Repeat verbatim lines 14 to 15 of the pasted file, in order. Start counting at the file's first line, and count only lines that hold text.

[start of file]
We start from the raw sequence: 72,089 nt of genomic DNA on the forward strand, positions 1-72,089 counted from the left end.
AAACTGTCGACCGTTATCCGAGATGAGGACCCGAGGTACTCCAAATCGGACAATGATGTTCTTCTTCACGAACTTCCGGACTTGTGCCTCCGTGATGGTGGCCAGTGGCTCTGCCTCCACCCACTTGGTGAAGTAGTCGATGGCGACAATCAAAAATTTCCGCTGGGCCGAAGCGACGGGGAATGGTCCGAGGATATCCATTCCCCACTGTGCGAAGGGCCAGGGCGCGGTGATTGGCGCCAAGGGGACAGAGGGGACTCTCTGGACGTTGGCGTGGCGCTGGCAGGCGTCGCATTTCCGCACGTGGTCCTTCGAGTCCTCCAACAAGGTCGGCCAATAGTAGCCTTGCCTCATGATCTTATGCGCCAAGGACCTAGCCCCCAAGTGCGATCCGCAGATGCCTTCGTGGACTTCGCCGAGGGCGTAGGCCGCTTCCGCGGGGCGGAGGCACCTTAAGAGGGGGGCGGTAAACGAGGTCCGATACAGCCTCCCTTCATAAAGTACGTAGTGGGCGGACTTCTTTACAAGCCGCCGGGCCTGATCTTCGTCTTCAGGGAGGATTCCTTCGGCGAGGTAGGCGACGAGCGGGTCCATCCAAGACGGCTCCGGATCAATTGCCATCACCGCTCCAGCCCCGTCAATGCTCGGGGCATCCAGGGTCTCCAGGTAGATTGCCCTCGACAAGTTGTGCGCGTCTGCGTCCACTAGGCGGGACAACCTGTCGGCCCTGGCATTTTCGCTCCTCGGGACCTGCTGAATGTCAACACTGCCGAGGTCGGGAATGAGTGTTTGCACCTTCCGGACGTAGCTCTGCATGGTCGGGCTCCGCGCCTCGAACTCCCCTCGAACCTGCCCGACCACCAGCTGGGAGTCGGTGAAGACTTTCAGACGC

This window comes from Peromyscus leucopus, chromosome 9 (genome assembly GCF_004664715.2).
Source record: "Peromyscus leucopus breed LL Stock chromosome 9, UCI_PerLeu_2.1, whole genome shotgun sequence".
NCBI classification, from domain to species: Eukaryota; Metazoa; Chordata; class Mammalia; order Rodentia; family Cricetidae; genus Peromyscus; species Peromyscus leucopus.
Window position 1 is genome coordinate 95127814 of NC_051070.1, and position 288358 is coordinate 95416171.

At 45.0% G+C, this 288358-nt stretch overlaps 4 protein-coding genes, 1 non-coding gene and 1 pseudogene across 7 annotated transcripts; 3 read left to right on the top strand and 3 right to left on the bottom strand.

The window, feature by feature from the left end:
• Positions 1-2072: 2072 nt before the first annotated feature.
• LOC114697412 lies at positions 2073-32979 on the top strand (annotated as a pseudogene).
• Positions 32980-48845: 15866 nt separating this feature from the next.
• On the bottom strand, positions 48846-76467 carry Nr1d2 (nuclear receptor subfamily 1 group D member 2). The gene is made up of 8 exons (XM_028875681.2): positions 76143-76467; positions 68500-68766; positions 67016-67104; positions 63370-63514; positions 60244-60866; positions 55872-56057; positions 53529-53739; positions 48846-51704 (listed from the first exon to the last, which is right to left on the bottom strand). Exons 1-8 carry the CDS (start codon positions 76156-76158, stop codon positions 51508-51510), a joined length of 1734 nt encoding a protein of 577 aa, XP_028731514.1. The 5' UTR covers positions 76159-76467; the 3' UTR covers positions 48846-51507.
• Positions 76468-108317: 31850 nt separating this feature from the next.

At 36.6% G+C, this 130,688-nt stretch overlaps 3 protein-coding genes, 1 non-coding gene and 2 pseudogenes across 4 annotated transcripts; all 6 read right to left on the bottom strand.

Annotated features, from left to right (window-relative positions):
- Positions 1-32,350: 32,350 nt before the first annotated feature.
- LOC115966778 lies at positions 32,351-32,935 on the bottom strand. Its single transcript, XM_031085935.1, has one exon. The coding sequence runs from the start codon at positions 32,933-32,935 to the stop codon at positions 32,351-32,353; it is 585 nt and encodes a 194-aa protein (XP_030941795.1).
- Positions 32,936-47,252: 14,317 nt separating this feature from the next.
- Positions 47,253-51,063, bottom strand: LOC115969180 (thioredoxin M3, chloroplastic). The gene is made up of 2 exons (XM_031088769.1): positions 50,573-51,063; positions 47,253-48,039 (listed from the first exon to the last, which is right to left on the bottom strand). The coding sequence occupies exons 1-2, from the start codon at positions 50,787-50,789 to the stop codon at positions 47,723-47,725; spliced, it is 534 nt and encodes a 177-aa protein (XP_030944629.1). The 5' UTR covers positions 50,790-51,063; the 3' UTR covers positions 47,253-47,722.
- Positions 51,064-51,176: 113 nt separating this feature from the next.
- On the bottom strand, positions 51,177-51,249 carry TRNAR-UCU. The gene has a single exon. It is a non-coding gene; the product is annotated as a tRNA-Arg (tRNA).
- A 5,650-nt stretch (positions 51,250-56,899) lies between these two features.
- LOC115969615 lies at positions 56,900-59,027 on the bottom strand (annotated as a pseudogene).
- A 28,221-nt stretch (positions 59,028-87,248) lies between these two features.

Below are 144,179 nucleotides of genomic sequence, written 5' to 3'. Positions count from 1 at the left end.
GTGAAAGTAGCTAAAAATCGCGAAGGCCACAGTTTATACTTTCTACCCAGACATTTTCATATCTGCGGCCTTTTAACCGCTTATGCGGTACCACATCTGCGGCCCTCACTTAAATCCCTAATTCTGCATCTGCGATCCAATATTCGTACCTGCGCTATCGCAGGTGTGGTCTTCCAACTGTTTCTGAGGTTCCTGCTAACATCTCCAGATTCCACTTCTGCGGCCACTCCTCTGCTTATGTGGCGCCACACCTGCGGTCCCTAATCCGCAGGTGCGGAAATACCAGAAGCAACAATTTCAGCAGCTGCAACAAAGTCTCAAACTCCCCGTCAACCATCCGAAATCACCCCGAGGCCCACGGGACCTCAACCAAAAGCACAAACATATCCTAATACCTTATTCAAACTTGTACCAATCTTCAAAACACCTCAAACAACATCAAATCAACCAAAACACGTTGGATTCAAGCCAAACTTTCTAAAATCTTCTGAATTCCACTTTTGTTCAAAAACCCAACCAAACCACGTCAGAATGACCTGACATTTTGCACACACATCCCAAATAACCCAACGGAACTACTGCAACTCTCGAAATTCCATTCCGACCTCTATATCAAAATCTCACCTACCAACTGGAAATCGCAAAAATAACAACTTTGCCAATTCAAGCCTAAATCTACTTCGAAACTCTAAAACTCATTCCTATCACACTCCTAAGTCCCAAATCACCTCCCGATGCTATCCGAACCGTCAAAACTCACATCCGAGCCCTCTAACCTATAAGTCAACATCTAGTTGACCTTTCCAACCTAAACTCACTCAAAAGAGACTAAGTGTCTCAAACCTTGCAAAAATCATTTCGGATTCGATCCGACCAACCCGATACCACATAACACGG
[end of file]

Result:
At 36.6% G+C, this 130,688-nt stretch overlaps 3 protein-coding genes, 1 non-coding gene and 2 pseudogenes across 4 annotated transcripts; all 6 read right to left on the bottom strand.

Annotated features, from left to right (window-relative positions):